Latest APTA News

The following excerpts were adapted from materials provided by the American Physical Therapy Association media page:

AMERICAN PHYSICAL THERAPY ASSOCIATION NAMED SCIENCE PARTNER TO THE PRESIDENT’S COUNCIL ON PHYSICAL FITNESS AND SPORTS

The President’s Council on Physical Fitness and Sports (PCPFS) formally named the American Physical Therapy Association (APTA) as Science Partner on Friday, Nov 16, during APTA’s “Preview 2020” conference, Nov 16-18 in Phoenix, Arizona.

“The President’s Council recognizes and values APTA’s commitment to elevating the application of science to physical therapist practice,” said Melissa Johnson, executive director of PCPFS. “We look forward to working in close collaboration to improve the health, physical activity, and fitness levels of Americans of all ages and abilities.” APTA and PCPFS will work together on the development and dissemination of strategies for promoting the value of physical fitness.

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PHYSICAL THERAPY IN ICU REDUCES HOSPITAL STAYS, STUDY SHOWS

The American Physical Therapy Association (APTA) cites the results of the first study to show the effectiveness of early physical therapy for patients in a medical intensive care unit (ICU). The study, conducted by Peter Morris, MD, associate professor in the Section on Pulmonary, Critical Care, Allergy and Immunologic Diseases at Wake Forest University Baptist Medical Center, was presented at the October 23 meeting of the American College of Chest Physicians in Chicago.

“This non-randomized study, the first of its kind on this particular topic, proves that the skills of a physical therapist are essential to the expedient recovery of ICU patients,” said Mary Pat C Jobes, PT, MA, president of APTA’s Acute Care Section and manager of physical therapy at Haywood Park Community Hospital in Brownsville, Tennessee.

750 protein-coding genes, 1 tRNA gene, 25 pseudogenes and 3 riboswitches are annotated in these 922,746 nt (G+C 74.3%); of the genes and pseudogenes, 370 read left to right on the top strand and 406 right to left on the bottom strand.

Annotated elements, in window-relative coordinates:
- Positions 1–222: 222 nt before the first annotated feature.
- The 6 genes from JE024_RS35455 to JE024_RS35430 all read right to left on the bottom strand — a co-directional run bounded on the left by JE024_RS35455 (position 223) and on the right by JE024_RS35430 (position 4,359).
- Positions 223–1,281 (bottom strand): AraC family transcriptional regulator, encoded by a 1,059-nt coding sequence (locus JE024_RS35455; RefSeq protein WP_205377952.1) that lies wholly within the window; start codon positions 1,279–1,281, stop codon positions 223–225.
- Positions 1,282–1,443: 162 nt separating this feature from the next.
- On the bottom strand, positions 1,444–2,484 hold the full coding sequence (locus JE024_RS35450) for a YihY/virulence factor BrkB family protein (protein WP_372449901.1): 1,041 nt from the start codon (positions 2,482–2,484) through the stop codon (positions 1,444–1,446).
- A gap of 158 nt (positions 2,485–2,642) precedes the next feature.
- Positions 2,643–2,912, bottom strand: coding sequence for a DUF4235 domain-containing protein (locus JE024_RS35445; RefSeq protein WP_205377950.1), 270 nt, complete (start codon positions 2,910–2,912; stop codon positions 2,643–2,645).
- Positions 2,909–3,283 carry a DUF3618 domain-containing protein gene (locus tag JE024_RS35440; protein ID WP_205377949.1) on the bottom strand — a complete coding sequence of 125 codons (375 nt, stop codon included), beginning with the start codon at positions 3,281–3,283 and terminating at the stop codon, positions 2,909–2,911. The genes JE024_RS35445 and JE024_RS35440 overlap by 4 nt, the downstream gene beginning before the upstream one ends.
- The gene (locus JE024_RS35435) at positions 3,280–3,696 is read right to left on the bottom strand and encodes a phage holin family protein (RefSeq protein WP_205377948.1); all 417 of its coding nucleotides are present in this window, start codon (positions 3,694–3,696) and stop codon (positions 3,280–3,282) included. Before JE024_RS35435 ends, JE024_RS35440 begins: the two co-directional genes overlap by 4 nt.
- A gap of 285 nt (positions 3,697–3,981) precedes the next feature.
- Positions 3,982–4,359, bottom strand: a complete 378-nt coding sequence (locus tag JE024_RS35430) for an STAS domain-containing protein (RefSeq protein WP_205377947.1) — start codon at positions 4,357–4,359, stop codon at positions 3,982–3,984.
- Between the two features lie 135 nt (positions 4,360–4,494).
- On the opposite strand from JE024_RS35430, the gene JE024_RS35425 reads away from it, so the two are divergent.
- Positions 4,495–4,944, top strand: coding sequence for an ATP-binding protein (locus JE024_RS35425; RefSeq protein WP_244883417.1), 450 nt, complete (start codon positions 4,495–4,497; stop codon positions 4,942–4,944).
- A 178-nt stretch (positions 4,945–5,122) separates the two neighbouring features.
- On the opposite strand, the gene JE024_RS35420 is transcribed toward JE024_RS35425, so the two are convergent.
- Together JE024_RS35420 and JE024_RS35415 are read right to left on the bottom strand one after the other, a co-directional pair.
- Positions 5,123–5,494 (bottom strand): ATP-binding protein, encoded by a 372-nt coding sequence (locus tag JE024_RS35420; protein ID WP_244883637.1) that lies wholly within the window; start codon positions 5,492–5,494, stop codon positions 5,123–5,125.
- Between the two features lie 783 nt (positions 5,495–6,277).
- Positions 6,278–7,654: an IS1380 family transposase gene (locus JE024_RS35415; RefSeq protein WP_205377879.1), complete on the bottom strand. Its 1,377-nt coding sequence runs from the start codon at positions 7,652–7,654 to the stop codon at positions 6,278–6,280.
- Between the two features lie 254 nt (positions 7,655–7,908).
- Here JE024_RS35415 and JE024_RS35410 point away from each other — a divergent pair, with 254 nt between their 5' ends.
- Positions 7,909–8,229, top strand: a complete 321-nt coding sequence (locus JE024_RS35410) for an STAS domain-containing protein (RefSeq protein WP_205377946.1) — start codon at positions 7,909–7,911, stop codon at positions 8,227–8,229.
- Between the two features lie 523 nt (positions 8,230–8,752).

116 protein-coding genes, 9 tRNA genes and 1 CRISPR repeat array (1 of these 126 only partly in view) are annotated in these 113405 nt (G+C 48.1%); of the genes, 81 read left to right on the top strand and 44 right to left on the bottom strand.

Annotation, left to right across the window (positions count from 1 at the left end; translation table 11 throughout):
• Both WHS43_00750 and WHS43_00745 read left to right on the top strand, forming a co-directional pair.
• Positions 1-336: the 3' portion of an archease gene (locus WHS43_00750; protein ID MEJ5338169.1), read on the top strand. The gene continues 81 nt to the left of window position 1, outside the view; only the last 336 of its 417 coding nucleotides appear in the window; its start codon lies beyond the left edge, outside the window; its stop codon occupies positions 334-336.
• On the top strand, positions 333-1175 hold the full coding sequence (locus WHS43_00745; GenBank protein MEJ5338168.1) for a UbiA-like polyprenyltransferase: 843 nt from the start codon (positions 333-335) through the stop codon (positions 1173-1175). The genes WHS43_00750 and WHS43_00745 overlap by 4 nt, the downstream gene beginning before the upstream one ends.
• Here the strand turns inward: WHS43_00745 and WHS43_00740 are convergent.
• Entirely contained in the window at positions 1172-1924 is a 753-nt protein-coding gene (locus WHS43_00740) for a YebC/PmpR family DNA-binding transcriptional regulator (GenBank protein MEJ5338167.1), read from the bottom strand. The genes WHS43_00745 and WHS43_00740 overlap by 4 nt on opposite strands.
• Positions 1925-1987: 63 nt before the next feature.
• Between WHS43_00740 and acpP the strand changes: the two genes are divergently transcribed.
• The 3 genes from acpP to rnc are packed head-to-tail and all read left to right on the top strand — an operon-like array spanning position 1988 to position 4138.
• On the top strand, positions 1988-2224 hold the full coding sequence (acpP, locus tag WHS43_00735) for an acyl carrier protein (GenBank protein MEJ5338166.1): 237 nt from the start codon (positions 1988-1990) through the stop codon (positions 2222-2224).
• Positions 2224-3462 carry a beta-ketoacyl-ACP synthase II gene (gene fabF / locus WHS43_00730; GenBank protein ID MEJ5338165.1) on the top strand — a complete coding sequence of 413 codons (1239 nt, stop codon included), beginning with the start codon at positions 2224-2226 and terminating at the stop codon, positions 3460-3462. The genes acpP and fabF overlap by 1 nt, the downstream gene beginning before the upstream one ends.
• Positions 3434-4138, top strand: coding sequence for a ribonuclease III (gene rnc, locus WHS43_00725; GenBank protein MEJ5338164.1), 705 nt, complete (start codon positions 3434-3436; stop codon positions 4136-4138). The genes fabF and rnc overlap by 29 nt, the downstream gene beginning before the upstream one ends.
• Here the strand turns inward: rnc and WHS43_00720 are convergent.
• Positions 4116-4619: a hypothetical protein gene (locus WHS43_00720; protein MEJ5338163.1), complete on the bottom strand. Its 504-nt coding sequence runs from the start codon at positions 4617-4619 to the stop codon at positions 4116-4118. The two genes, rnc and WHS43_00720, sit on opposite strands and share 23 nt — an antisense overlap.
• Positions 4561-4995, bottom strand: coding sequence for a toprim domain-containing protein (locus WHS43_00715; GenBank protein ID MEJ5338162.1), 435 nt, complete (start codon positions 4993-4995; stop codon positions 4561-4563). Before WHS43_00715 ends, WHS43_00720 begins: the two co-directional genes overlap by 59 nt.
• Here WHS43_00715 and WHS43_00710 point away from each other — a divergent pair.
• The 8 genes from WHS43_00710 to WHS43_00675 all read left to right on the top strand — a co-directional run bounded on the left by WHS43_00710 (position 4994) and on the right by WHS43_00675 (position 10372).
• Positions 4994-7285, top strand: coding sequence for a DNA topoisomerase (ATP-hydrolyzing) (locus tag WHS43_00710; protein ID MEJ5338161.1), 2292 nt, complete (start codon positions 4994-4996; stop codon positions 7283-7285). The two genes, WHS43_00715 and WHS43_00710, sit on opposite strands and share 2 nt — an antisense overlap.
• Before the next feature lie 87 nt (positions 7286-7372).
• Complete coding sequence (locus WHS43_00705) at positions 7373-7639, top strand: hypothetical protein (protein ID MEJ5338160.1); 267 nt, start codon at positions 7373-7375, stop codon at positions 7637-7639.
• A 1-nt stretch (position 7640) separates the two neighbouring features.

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PT TREATMENT CAN PROVIDE RELIEF FOR PEOPLE WITH COPD

Physical therapist treatment for COPD, which includes breathing training and exercise, can help improve the quality of life for people with chronic obstructive pulmonary disease (COPD), the American Physical Therapy Association (APTA) stated in recognition of November’s National COPD Awareness Month.

COPD, also called emphysema or chronic bronchitis, is a serious lung disease that over time makes it difficult for a person to breathe. For people who have COPD, the airways (tubes that carry air in and out of the lungs) are partially blocked, which makes it difficult to expel air. COPD is the fourth leading cause of death in the United States, with more women than men dying of the disease. The number of people living with COPD is increasing.

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